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The Bronx

Bronx County, New York
Yankee Stadium (center), Bronx County Courthouse and the Grand Concourse towards the top. To the right of the current stadium is the site of its predecessor.
Yankee Stadium (center), Bronx County Courthouse and the Grand Concourse towards the top. To the right of the current stadium is the site of its predecessor.
Flag of The Bronx
Flag
Official seal of The Bronx
Seal
Motto(s): 
Ne cede malis – "Yield Not to Evil"
(lit. "Yield Not to Evil Things")
Map outlining the Bronx
Location within the state of New York
Location within the state of New York
Coordinates: 40°50′14″N 73°53′10″W / 40.83722°N 73.88611°W / 40.83722; -73.88611Coordinates: 40°50′14″N 73°53′10″W / 40.83722°N 73.88611°W / 40.83722; -73.88611
Country The Bronx (/brɒŋks/) is a borough of New York City, coextensive with Bronx County, in the U.S. state of New York, the third-most-densely populated county in the United States.[4] It is south of Westchester County; northeast and east of Manhattan, across the Harlem River; and north of Queens, across the East River. The Bronx has a land area of 42 square miles (109 km2) and a population of 1,418,207 in 2019.[1] Of the five boroughs, it has the fourth-largest area, fourth-highest population, and third-highest population density.[4] It is the only borough predominantly on the U.S. mainland. If each borough were its own city, the Bronx would rank as the eighth-most-populous in the U.S.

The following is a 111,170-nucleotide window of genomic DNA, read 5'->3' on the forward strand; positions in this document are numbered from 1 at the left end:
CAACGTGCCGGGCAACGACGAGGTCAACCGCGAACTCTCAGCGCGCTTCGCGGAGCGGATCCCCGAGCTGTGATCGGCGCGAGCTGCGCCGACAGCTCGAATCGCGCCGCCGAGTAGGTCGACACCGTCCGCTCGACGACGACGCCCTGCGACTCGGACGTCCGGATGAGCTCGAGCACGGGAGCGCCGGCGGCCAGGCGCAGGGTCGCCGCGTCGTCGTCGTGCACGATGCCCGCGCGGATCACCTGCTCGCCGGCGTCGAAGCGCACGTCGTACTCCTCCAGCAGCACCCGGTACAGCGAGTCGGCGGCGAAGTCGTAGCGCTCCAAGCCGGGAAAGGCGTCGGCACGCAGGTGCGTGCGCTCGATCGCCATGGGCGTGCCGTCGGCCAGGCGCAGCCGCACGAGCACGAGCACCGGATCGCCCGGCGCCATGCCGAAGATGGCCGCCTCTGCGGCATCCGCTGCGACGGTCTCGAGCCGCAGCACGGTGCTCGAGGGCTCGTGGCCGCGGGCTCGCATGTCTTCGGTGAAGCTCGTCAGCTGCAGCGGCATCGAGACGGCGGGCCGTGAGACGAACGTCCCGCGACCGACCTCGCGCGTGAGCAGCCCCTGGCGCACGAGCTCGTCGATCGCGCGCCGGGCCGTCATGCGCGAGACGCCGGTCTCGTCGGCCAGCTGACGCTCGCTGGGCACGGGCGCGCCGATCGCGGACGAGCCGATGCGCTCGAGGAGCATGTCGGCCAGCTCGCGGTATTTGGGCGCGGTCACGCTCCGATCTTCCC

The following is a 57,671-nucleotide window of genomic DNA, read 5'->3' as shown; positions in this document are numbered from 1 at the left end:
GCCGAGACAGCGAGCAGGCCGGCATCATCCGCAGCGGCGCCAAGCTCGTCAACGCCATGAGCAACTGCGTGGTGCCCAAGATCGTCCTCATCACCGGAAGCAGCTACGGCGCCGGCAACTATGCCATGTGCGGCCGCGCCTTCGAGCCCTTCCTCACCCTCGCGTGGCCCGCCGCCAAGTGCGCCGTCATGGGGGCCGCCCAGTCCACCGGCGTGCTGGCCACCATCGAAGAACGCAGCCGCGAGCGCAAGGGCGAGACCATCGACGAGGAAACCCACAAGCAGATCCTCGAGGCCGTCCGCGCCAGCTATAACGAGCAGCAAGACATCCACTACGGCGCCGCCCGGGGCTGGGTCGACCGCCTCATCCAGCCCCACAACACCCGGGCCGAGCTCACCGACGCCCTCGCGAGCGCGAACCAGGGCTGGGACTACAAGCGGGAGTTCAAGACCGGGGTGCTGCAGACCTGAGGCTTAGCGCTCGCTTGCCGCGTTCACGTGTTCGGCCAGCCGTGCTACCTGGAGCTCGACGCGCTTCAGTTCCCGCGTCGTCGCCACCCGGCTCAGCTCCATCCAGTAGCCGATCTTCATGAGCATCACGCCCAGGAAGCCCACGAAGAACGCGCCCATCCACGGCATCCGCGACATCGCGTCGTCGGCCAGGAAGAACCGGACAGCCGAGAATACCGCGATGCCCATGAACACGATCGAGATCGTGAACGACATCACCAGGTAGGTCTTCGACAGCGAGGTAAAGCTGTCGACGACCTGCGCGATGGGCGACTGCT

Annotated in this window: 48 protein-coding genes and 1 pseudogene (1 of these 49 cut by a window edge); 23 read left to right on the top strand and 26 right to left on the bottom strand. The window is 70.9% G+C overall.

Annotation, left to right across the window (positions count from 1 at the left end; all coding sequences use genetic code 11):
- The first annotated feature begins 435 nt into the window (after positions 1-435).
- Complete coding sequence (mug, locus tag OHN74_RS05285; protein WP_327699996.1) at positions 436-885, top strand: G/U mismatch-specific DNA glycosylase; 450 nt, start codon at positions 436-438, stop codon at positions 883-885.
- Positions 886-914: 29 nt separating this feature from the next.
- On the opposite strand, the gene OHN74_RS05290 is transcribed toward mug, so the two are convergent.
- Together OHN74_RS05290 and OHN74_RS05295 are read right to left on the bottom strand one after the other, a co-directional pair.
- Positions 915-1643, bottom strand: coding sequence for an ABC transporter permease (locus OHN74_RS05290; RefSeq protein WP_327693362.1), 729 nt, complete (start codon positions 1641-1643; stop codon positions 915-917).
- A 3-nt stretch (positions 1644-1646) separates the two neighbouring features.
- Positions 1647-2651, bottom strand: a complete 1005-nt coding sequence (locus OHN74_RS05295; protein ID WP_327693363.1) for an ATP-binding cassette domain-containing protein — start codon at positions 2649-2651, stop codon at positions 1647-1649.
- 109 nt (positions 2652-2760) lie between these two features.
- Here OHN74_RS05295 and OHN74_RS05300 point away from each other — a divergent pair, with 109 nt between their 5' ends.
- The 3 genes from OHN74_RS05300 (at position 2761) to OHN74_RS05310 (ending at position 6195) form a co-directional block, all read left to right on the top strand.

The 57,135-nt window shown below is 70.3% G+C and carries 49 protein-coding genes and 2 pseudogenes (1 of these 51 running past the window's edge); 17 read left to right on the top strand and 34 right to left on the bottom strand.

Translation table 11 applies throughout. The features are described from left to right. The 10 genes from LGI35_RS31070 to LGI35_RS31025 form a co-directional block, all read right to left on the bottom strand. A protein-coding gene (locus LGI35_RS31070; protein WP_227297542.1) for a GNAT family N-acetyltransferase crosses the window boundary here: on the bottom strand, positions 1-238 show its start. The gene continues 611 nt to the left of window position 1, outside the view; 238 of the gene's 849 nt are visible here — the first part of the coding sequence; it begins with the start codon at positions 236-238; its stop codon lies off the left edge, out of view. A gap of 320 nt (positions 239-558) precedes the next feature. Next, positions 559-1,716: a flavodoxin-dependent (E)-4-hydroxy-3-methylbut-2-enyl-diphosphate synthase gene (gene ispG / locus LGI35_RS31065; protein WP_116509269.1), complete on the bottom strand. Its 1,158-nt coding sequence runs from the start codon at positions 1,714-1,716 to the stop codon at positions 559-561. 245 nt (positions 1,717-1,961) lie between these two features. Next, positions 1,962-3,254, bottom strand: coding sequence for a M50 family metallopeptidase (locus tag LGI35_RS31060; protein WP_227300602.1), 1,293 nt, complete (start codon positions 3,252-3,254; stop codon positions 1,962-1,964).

The Bronx is divided by the Bronx River into a hillier section in the west, and a flatter eastern section. East and west street names are divided by Jerome Avenue. The West Bronx was annexed to New York City in 1874, and the areas east of the Bronx River in 1895.[5] Bronx County was separated from New York County in 1914.[6] About a quarter of the Bronx's area is open space,[7] including Woodlawn Cemetery, Van Cortlandt Park, Pelham Bay Park, the New York Botanical Garden, and the Bronx Zoo in the borough's north and center. The Thain Family Forest at The New York Botanical Garden is thousands of years old; it is New York City's largest remaining tract of the original forest that once covered the city.[8] These open spaces are situated primarily on land deliberately reserved in the late 19th century as urban development progressed north and east from Manhattan.

The name "Bronx" originated with Swedish-born Jonas Bronck, who established the first settlement in the area as part of the New Netherland colony in 1639.[9][10][11] The native Lenape were displaced after 1643 by European settlers. In the 19th and 20th centuries, the Bronx received many immigrant and migrant groups as it was transformed into an urban community, first from various European countries (particularly Ireland, Germany, Italy and Eastern Europe) and later from the Caribbean region (particularly Puerto Rico, Haiti, Jamaica, and the Dominican Republic), as well as African American migrants from the southern United States.[12] This cultural mix has made the Bronx a wellspring of Latin music, hip hop and rock.

The Bronx contains the poorest congressional district in the United States, the 15th. There are, however, some upper-income, as well as middle-income neighborhoods such as Riverdale, Fieldston, Spuyten Duyvil, Schuylerville, Pelham Bay, Pelham Gardens, Morris Park, and Country Club.[13][14][15] Parts of the Bronx saw a decline in population, livable housing and quality of life in the late 1960s, 1970s and 1980s culminating in a wave of arson. The South Bronx, in particular, experienced severe urban decay. The borough experienced some redevelopment starting in the 1990s, preceding a more recent period of gentrification.[16]